Cue the music and the dancers, women of various ages, dance in unison. The movements are smooth and gentle. There isn’t a moment when a woman isn’t smiling as she swings her hips and taps her feet on the floor.
“We are a diverse group,” choreographer Marie Lankford says. “We have ladies from different backgrounds and ethnicities, and I want to showcase that we can be a team and share a culture that we love so much.”
Siva Maia, which means “let’s dance” in Samoan, started at the Davis-Monthan Air Force Base when a group of Samoans decided to showcase their culture.
“Siva Maia is a way of perpetuating the Polynesian culture and sharing it with the community,” Lankford says. “I love Tucson Meet Yourself. It’s such a wonderful feeling to have all these people bringing their cultures and sharing them with everybody. They’re all so friendly, so open, and inviting. It’s a wonderful environment.”
Siva Maia performs at 2 p.m. Oct. 15 on the Alameda stage.
Club Colombia will serve up empanadas, arepas, papas chorreadas, cocadas, tropical juices, and Colombian coffee at the festival.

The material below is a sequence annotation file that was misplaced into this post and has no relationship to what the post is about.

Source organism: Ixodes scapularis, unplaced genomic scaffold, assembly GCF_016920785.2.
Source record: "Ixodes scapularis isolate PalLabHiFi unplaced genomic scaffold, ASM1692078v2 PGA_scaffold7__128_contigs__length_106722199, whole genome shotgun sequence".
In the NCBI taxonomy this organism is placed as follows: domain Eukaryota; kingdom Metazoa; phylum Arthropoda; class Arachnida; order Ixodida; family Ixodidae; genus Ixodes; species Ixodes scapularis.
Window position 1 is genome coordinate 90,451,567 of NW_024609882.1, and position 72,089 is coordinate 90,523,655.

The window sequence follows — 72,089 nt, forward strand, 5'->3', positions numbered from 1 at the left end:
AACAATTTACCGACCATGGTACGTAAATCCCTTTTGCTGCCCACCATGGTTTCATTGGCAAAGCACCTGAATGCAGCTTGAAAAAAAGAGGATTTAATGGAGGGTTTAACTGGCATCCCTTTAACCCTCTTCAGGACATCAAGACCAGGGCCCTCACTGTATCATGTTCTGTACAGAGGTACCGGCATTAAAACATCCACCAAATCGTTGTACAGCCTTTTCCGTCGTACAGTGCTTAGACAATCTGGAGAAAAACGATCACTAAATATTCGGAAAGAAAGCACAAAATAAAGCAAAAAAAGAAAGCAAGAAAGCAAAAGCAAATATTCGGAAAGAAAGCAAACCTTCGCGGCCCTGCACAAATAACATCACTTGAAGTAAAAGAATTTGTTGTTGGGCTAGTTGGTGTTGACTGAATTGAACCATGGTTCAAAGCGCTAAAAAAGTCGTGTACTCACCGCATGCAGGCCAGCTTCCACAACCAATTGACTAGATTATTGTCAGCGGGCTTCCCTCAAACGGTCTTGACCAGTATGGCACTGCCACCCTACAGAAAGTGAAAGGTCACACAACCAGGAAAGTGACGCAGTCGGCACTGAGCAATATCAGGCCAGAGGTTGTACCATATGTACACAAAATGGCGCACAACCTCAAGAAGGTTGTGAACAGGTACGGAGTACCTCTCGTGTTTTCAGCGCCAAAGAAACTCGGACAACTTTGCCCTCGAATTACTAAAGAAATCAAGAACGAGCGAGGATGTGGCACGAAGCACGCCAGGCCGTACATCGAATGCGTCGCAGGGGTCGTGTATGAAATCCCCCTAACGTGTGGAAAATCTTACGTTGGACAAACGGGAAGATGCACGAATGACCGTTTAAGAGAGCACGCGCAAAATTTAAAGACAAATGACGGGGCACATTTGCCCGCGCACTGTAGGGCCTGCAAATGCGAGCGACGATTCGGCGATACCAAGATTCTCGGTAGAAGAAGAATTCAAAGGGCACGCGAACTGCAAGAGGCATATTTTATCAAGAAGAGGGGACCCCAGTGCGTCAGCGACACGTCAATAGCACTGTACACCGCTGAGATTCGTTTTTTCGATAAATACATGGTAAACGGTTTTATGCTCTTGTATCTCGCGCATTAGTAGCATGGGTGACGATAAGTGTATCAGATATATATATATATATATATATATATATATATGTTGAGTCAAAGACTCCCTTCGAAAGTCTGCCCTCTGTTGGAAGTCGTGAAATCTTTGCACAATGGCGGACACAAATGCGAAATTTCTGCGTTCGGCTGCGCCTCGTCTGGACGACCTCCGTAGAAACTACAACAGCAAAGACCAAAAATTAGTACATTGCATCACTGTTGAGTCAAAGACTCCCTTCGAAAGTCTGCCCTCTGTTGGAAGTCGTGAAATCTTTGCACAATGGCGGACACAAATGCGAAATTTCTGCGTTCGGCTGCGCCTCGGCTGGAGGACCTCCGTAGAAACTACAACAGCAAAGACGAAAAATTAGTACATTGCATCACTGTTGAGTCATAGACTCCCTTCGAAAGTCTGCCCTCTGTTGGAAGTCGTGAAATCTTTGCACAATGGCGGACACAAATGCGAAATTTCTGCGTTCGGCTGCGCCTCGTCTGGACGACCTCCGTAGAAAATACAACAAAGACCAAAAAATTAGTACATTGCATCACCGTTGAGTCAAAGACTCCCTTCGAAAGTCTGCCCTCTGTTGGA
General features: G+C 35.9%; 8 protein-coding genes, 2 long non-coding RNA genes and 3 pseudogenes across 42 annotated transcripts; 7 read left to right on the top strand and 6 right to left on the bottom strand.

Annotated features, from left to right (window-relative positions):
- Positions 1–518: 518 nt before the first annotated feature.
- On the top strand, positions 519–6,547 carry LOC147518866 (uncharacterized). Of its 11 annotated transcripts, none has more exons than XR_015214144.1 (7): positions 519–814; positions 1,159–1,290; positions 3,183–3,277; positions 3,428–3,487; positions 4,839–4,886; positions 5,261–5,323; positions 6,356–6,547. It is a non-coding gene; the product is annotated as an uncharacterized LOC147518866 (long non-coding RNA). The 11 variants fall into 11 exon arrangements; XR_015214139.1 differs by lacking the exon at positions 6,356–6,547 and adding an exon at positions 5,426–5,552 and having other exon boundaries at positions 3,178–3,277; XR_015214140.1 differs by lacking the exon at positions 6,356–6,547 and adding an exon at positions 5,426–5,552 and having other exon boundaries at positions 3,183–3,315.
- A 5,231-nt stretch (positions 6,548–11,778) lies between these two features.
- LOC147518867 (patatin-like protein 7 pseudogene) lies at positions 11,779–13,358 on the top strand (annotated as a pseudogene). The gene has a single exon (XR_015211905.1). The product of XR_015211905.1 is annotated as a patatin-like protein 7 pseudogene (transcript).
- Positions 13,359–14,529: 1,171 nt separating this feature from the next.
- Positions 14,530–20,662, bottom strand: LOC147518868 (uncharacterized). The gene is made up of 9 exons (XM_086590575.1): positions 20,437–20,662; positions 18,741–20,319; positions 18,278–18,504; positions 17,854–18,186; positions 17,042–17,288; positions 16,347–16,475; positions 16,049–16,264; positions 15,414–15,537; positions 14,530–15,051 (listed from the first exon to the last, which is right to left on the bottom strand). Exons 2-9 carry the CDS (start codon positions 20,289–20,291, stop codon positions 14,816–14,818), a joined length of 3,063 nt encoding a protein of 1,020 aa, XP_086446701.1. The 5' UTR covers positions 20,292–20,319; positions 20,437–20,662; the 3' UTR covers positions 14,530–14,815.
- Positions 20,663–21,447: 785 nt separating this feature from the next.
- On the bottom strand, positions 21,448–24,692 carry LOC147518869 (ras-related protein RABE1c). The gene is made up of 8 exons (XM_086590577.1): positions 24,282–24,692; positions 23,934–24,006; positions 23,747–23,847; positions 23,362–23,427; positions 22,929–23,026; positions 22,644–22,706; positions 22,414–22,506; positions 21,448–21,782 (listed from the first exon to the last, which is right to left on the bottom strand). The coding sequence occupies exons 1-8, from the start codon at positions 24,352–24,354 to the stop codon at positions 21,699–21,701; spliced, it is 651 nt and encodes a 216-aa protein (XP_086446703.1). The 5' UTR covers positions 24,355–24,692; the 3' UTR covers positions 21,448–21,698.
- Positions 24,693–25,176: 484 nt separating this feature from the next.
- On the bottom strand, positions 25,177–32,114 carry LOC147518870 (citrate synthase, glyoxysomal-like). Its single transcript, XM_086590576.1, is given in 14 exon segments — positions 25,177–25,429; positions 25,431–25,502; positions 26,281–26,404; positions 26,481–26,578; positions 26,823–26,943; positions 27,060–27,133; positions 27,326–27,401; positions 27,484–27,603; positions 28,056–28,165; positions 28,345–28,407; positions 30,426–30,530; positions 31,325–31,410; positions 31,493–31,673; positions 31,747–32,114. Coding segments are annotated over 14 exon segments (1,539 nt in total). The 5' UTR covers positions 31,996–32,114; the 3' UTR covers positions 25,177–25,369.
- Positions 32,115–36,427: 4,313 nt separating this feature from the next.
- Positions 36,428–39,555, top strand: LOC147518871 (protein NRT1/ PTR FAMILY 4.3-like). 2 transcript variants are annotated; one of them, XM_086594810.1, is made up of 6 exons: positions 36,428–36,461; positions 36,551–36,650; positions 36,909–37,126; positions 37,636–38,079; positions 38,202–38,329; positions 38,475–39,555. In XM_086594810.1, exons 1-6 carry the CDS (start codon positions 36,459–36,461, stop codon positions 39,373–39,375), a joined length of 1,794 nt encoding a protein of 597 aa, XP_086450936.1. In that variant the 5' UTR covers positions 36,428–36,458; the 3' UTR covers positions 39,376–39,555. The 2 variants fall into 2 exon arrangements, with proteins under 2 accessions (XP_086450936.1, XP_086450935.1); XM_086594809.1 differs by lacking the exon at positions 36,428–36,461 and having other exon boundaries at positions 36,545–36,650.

“Making all the food takes a lot of manpower,” Club Colombia President Angela Roll says. “But we do it because we want people to know our culture.”
One year, a fellow Tucsonan arrived at Tucson Meet Yourself at 8 a.m. to buy empanadas. The festival didn’t start until 11 a.m.
“He had a ‘Little Red Riding Hood’ basket,” Roll says. “He said he told his wife he would get them, and that he couldn’t go home without them.”
So he stuck around for the next few hours until the empanadas were ready to be served. Roll says they also have people who come to the event with Ziplock bags asking for their cocadas in bulk. Cocadas are coconut clusters.
In addition to the food, Club Colombia also performs. Roll says the dancers are of different ages and are not professionals. The club also handcrafts each and every one of their outfits. One of the seamstresses is 90 years old.